Musk's Tesla compensation trial begins in US court
A US trial over Elon Musk's $50 billion compensation package at Tesla began Monday in a Delaware court.
Richard Tornetta, a shareholder of the electric car maker, filed a complaint in 2018 on the grounds that Musk and the company's board of directors failed to respect their duties when they authorized the pay plan.
According to the plaintiff, Musk dictated his terms to directors who were not sufficiently independent from the tech tycoon to object.
The court date landed as Musk is facing a deluge of scrutiny over his $44 billion takeover of Twitter that has seen big layoffs, an exodus of advertisers and a proliferation of fake accounts.
The Tesla shareholder accuses Musk of "unjustified enrichment" and asked for the annulment of the pay program.
According to a legal filing, Musk earned the equivalent of $52.4 billion in stock options over four and a half years after virtually all of the company's targets were met.
When the plan was adopted it was valued at a total of $56 billion.
Lawyers for the tycoon and the other defendants argue that the compensation plan is linked to the company's performance and that Tesla's stock market value increased more than tenfold since its adoption.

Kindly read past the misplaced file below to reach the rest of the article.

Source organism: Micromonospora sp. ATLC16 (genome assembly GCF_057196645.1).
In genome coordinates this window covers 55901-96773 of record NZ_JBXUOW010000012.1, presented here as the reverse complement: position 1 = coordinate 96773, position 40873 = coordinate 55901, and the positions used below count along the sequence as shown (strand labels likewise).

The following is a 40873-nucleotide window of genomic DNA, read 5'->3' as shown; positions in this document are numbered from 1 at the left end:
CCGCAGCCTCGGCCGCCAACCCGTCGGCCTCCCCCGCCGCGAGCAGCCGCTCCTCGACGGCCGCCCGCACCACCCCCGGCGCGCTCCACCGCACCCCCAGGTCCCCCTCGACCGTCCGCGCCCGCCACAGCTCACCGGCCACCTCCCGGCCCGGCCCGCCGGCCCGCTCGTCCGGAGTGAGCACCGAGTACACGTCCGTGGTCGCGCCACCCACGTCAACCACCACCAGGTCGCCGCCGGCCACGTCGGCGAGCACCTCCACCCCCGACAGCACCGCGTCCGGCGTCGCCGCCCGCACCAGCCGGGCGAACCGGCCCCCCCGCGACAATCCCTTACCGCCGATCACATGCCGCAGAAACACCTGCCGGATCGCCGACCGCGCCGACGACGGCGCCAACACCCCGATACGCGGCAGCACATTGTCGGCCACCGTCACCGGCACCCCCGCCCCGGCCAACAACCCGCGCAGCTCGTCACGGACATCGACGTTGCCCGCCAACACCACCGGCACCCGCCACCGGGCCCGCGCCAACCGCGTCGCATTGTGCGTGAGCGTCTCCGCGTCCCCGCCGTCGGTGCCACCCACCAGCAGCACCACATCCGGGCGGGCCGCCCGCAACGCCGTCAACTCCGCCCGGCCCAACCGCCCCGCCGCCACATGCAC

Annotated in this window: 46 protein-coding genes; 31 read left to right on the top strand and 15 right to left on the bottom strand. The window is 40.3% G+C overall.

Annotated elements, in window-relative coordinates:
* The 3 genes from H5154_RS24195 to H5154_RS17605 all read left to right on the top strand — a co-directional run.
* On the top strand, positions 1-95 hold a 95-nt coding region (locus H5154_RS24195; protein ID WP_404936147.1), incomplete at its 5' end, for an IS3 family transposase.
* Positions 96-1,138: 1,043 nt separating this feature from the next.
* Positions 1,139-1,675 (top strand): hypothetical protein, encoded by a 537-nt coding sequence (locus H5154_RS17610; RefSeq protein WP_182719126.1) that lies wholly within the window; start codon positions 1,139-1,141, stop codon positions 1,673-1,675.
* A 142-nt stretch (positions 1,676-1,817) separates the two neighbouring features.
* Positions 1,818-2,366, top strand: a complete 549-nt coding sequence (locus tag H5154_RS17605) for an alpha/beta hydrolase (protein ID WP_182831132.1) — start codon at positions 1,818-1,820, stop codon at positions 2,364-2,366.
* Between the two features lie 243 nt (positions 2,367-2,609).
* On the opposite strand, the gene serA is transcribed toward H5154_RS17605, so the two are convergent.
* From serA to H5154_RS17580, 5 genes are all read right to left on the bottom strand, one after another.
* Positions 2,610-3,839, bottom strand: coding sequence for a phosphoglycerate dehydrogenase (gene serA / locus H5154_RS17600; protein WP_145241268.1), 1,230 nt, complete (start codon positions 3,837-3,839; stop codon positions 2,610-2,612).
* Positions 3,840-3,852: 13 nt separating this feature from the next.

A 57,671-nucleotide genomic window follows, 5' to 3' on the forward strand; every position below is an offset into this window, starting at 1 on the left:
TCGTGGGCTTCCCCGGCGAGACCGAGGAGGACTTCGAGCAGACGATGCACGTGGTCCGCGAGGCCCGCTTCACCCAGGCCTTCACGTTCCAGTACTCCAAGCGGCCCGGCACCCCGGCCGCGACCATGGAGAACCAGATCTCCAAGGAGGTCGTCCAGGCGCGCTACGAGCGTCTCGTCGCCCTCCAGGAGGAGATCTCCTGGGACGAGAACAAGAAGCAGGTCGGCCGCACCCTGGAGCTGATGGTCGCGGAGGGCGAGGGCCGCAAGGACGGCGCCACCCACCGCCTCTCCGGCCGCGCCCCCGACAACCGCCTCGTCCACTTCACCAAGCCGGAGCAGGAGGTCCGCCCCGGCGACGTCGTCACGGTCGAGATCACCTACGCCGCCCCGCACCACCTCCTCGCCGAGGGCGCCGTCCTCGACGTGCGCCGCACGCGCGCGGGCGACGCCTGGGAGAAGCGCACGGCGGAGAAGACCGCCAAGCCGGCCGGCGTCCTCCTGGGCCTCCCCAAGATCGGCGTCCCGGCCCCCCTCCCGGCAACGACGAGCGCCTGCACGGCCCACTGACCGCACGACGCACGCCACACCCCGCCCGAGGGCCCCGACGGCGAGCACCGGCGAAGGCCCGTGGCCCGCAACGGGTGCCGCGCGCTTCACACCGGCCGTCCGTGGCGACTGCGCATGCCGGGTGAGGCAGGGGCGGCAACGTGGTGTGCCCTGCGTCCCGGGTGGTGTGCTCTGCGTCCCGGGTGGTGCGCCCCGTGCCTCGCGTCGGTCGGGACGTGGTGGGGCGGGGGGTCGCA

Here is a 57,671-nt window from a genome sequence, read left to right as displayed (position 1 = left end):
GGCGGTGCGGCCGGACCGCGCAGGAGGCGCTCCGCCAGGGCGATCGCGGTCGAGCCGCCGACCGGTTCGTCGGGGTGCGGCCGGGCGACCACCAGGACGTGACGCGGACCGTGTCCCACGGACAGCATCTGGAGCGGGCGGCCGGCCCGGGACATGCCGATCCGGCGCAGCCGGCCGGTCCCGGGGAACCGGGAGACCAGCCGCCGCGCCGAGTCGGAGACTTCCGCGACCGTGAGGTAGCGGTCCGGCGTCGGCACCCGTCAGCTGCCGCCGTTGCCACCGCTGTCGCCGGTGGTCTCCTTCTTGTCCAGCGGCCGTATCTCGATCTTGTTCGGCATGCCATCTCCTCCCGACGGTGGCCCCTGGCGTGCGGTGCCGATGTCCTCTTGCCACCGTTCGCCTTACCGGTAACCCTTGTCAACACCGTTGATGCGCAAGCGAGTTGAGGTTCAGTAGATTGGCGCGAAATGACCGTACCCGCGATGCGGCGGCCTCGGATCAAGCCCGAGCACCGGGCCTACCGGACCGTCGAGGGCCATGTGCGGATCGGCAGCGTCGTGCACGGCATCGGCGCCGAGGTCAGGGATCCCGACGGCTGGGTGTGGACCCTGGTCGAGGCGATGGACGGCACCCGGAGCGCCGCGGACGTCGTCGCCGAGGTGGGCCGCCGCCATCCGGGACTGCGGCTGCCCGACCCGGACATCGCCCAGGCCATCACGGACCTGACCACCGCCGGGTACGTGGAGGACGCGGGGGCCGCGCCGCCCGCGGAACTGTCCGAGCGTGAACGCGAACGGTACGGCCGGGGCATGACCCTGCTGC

Musk is expected to testify on Wednesday and canceled an in-person appearance at an event on the sidelines of the G20 in Indonesia to attend court.
The trial, which will take place without a jury, will last five days and is headed by Judge Kathaleen McCormick, the same judge who prosecuted the case opposing Musk against Twitter.
That case did not go to trial after the tycoon agreed to buy the platform for $44 billion after months of trying to wiggle out of the deal.
In addition to Musk, the lawsuit includes several current and former Tesla board members.
© 2022 AFP